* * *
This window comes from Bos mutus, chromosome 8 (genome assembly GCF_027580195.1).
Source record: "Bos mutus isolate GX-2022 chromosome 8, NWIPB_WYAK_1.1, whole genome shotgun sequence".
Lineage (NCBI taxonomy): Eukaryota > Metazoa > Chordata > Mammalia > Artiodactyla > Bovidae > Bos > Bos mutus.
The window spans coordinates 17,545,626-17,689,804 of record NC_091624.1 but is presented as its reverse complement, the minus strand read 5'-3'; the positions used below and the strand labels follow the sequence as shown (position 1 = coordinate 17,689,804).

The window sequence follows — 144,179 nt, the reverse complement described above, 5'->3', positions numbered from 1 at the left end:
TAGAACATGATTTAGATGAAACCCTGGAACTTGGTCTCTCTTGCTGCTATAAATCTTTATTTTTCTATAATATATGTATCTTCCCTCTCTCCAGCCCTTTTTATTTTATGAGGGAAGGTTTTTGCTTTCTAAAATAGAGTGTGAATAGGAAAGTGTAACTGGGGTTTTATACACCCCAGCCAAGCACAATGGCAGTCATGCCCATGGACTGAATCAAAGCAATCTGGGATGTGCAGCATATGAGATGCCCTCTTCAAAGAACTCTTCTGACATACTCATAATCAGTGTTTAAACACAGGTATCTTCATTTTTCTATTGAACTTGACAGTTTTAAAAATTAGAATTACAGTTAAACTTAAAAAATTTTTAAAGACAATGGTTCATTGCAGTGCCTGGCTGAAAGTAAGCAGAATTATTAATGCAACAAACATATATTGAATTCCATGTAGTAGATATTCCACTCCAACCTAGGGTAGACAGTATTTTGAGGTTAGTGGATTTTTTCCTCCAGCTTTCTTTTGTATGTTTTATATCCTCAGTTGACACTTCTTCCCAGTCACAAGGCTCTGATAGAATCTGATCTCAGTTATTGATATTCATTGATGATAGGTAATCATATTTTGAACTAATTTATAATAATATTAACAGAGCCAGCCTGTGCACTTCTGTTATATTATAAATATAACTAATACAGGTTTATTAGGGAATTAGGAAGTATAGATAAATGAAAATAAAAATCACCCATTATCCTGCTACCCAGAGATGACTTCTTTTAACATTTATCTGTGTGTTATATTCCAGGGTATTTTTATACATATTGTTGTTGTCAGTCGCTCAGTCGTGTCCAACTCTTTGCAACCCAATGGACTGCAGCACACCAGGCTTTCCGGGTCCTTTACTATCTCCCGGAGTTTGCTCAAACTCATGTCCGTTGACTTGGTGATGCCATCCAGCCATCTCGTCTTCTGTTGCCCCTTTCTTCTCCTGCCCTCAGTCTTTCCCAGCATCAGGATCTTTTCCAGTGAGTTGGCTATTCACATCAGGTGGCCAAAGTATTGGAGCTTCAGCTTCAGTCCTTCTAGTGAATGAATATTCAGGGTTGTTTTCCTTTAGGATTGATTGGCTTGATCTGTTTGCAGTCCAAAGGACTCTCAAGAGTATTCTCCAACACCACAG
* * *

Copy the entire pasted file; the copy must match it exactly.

This window comes from Bos mutus, chromosome 8 (genome assembly GCF_027580195.1).
Source record: "Bos mutus isolate GX-2022 chromosome 8, NWIPB_WYAK_1.1, whole genome shotgun sequence".
Lineage (NCBI taxonomy): Eukaryota > Metazoa > Chordata > Mammalia > Artiodactyla > Bovidae > Bos > Bos mutus.
The window spans coordinates 17,545,626-17,689,804 of record NC_091624.1 but is presented as its reverse complement, the minus strand read 5'-3'; the positions used below and the strand labels follow the sequence as shown (position 1 = coordinate 17,689,804).

The window sequence follows — 144,179 nt, the reverse complement described above, 5'->3', positions numbered from 1 at the left end:
TAGAACATGATTTAGATGAAACCCTGGAACTTGGTCTCTCTTGCTGCTATAAATCTTTATTTTTCTATAATATATGTATCTTCCCTCTCTCCAGCCCTTTTTATTTTATGAGGGAAGGTTTTTGCTTTCTAAAATAGAGTGTGAATAGGAAAGTGTAACTGGGGTTTTATACACCCCAGCCAAGCACAATGGCAGTCATGCCCATGGACTGAATCAAAGCAATCTGGGATGTGCAGCATATGAGATGCCCTCTTCAAAGAACTCTTCTGACATACTCATAATCAGTGTTTAAACACAGGTATCTTCATTTTTCTATTGAACTTGACAGTTTTAAAAATTAGAATTACAGTTAAACTTAAAAAATTTTTAAAGACAATGGTTCATTGCAGTGCCTGGCTGAAAGTAAGCAGAATTATTAATGCAACAAACATATATTGAATTCCATGTAGTAGATATTCCACTCCAACCTAGGGTAGACAGTATTTTGAGGTTAGTGGATTTTTTCCTCCAGCTTTCTTTTGTATGTTTTATATCCTCAGTTGACACTTCTTCCCAGTCACAAGGCTCTGATAGAATCTGATCTCAGTTATTGATATTCATTGATGATAGGTAATCATATTTTGAACTAATTTATAATAATATTAACAGAGCCAGCCTGTGCACTTCTGTTATATTATAAATATAACTAATACAGGTTTATTAGGGAATTAGGAAGTATAGATAAATGAAAATAAAAATCACCCATTATCCTGCTACCCAGAGATGACTTCTTTTAACATTTATCTGTGTGTTATATTCCAGGGTATTTTTATACATATTGTTGTTGTCAGTCGCTCAGTCGTGTCCAACTCTTTGCAACCCAATGGACTGCAGCACACCAGGCTTTCCGGGTCCTTTACTATCTCCCGGAGTTTGCTCAAACTCATGTCCGTTGACTTGGTGATGCCATCCAGCCATCTCGTCTTCTGTTGCCCCTTTCTTCTCCTGCCCTCAGTCTTTCCCAGCATCAGGATCTTTTCCAGTGAGTTGGCTATTCACATCAGGTGGCCAAAGTATTGGAGCTTCAGCTTCAGTCCTTCTAGTGAATGAATATTCAGGGTTGTTTTCCTTTAGGATTGATTGGCTTGATCTGTTTGCAGTCCAAAGGACTCTCAAGAGTATTCTCCAACACCACAG